September 16, 2021

Bureaucrats forced to come clean on consulting spend

It is expected to reduce administration and tendering efforts across departments and increase transparency through improved data and reporting. The new reporting requirements will begin by July 2021, starting with spending on financial management advisory services.

“The government has introduced new rules to require reporting on the total spend on contracts and consultancies from the 2020-21 year onwards, as well as to report the amount spent on the largest such contracts, to ensure consistency across all agencies,” Senator Cormann said.

Government agencies will also have to standardise the way they report on their spending on consultants and contractors in their annual reports.

The big four consulting firms booked more than $600 million in federal government contracts last financial year, with KPMG outpacing rivals to take about a third of the spend.

Defence was the biggest spender, entering into contracts worth $286 million with the big four in 2019-20. This was followed by Services Australia ($35 million) and the health department ($33.6 million).

Growing spend

The total spend with consulting giants has nearly tripled in a decade, as public service departments spent close to $1.2 billion with just eight firms in 2018-19.

After job cuts that reduced the federal public service workforce back to Howard-era levels, outsourcing and contracting dollars being spent because of the “need for specialised or professional skills” have increased dramatically.

Currently the Department of Finance struggles to even define and track “consultant” spending, with the AusTender contract system shown by the Auditor General and parliamentary inquiries to be incapable of providing a reliable picture of the way public money was spent on external advisers and workers.

Senator Cormann has consistently defended the spending on contracts and consultants, saying the public service should work with external providers and maintain “a clear-eyed view of technological advances, capability readiness and surge capacity.”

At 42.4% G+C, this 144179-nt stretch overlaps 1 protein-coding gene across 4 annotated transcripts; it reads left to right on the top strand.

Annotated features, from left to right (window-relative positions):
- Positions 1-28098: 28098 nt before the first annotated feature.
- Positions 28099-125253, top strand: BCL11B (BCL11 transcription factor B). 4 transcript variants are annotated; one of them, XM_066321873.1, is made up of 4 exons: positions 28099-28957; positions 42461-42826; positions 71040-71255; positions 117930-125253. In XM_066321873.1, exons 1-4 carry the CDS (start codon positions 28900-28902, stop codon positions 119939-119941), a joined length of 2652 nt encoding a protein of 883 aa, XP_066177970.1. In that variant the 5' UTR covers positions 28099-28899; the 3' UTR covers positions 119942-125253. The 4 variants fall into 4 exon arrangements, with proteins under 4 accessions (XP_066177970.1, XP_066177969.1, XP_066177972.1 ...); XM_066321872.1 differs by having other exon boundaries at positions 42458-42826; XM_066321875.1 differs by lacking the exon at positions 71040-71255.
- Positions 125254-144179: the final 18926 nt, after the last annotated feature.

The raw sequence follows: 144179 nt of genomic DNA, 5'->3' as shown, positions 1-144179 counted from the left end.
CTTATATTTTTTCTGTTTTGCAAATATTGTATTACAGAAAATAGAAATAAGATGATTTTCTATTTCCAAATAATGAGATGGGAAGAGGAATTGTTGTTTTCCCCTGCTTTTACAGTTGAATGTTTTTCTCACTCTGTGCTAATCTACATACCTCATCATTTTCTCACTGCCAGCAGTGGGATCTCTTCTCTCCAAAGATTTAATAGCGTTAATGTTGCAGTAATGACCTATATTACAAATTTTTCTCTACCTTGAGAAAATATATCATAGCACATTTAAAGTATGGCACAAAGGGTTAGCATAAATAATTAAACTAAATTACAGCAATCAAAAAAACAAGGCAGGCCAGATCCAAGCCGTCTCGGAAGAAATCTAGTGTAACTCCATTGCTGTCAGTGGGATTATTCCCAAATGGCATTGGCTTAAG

In the budget papers he noted that the use of consultants and contractors had allowed the public service “to respond with unprecedented agility during the bushfires and the COVID-19 pandemic.”

Contracts with the largest providers of external consulting services grew from nearly $400 million in 2009-10 to nearly $1.2 billion last financial year, an audit report released in March showed.

The report found the government’s total procurement bill through its AusTender website cost taxpayers $64.5 billion in 2018-19, up from $47.4 billion two years earlier.

In the decade to 2018–19, procurement contracts cost taxpayers more than $490 billion.

Contracts flagged as consultancy spending on AusTender were worth $647 million in 2018-19, up from a 2013-14 low of $365.9 million.

The biggest spending for consulting and contracting was shared between big four players KPMG, PwC, Deloitte and EY, as well as McKinsey, GHD, engineering giant AECOM and law firm Clayton Utz.

Together, the eight companies won contracts worth nearly $1.2 billion last financial year, with KPMG taking the largest share.

The federal public service workforce will peak at more than 170,000 workers in 2020-21, with falling employment levels as thousands of extra jobs added to deal with the COVID-19 pandemic are cut.

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